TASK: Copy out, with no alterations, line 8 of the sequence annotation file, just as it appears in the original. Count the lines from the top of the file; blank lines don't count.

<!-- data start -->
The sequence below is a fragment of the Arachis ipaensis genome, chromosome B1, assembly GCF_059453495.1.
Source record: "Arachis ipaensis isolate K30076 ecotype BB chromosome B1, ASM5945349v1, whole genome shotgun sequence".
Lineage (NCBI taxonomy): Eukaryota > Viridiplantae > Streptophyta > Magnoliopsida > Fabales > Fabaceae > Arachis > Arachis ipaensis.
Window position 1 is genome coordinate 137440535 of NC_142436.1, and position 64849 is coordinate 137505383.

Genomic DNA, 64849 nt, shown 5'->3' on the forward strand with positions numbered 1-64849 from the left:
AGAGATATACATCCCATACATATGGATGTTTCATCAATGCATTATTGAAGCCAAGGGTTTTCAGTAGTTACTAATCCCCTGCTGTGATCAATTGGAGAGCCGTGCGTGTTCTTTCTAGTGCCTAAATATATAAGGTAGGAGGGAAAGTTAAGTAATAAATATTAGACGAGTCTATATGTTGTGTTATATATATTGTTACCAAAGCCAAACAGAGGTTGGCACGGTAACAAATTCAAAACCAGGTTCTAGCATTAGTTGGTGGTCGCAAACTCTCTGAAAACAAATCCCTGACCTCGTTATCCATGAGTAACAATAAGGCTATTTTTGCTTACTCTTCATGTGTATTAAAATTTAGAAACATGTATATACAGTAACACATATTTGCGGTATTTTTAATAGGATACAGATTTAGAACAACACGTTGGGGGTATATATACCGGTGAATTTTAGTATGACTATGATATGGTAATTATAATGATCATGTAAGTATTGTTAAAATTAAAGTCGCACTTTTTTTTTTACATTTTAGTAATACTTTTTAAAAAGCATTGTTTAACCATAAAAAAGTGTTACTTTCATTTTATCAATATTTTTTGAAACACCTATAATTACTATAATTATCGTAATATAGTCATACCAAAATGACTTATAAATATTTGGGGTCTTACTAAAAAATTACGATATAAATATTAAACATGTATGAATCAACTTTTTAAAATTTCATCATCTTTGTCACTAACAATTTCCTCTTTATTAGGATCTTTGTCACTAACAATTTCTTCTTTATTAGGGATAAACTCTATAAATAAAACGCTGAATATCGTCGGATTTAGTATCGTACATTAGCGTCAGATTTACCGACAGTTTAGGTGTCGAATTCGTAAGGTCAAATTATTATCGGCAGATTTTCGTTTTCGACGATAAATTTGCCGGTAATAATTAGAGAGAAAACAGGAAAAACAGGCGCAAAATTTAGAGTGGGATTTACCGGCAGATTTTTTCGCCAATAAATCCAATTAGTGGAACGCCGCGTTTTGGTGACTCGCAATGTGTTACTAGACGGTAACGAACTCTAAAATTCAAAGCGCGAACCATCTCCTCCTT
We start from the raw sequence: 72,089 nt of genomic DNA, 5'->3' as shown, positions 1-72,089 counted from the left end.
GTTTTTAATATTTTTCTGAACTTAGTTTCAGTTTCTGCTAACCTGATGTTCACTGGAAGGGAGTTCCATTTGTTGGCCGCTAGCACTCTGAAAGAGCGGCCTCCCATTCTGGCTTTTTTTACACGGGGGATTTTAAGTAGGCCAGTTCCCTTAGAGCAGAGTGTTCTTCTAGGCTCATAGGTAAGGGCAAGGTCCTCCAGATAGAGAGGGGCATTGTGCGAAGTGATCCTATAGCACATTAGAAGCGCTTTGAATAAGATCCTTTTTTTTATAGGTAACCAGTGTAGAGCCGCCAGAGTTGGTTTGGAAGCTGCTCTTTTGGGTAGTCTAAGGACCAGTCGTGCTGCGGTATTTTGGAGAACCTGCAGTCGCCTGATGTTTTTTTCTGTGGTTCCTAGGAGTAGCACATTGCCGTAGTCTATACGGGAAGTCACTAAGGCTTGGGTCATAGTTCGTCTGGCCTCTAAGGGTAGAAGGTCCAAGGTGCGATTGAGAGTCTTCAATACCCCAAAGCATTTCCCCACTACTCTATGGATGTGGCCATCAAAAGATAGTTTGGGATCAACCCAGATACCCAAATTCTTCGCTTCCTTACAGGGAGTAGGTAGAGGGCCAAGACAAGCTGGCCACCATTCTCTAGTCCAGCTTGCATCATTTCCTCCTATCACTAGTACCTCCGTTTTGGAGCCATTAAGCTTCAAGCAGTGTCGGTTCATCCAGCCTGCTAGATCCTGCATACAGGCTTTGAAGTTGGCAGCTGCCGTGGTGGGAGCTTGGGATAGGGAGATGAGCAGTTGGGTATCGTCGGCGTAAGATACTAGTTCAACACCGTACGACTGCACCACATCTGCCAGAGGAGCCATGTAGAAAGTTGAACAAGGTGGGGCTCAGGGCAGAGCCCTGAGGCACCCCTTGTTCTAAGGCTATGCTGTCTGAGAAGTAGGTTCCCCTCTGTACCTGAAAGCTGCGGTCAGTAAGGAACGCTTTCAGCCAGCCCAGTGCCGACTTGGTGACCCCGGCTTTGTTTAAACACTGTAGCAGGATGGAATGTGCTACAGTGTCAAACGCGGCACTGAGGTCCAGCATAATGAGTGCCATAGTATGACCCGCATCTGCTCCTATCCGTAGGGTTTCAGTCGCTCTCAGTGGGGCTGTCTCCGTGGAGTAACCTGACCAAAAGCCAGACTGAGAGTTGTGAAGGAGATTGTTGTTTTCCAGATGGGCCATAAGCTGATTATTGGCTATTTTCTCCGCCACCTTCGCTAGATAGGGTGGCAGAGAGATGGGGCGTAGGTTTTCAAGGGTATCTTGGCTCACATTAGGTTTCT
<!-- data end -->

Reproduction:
GTTTTTAATATTTTTCTGAACTTAGTTTCAGTTTCTGCTAACCTGATGTTCACTGGAAGGGAGTTCCATTTGTTGGCCGCTAGCACTCTGAAAGAGCGGCCTCCCATTCTGGCTTTTTTTACACGGGGGATTTTAAGTAGGCCAGTTCCCTTAGAGCAGAGTGTTCTTCTAGGCTCATAGGTAAGGGCAAGGTCCTCCAGATAGAGAGGGGCATTGTGCGAAGTGATCCTATAGCACATTAGAAGCGCTTTGAATAAGATCCTTTTTTTTATAGGTAACCAGTGTAGAGCCGCCAGAGTTGGTTTGGAAGCTGCTCTTTTGGGTAGTCTAAGGACCAGTCGTGCTGCGGTATTTTGGAGAACCTGCAGTCGCCTGATGTTTTTTTCTGTGGTTCCTAGGAGTAGCACATTGCCGTAGTCTATACGGGAAGTCACTAAGGCTTGGGTCATAGTTCGTCTGGCCTCTAAGGGTAGAAGGTCCAAGGTGCGATTGAGAGTCTTCAATACCCCAAAGCATTTCCCCACTACTCTATGGATGTGGCCATCAAAAGATAGTTTGGGATCAACCCAGATACCCAAATTCTTCGCTTCCTTACAGGGAGTAGGTAGAGGGCCAAGACAAGCTGGCCACCATTCTCTAGTCCAGCTTGCATCATTTCCTCCTATCACTAGTACCTCCGTTTTGGAGCCATTAAGCTTCAAGCAGTGTCGGTTCATCCAGCCTGCTAGATCCTGCATACAGGCTTTGAAGTTGGCAGCTGCCGTGGTGGGAGCTTGGGATAGGGAGATGAGCAGTTGGGTATCGTCGGCGTAAGATACTAGTTCAACACCGTACGACTGCACCACATCTGCCAGAGGAGCCATGTAGAAAGTTGAACAAGGTGGGGCTCAGGGCAGAGCCCTGAGGCACCCCTTGTTCTAAGGCTATGCTGTCTGAGAAGTAGGTTCCCCTCTGTACCTGAAAGCTGCGGTCAGTAAGGAACGCTTTCAGCCAGCCCAGTGCCGACTTGGTGACCCCGGCTTTGTTTAAACACTGTAGCAGGATGGAATGTGCTACAGTGTCAAACGCGGCACTGAGGTCCAGCATAATGAGTGCCATAGTATGACCCGCATCTGCTCCTATCCGTAGGGTTTCAGTCGCTCTCAGTGGGGCTGTCTCCGTGGAGTAACCTGACCAAAAGCCAGACTGAGAGTTGTGAAGGAGATTGTTGTTTTCCAGATGGGCCATAAGCTGATTATTGGCTATTTTCTCCGCCACCTTCGCTAGATAGGGTGGCAGAGAGATGGGGCGTAGGTTTTCAAGGGTATCTTGGCTCACATTAGGTTTCT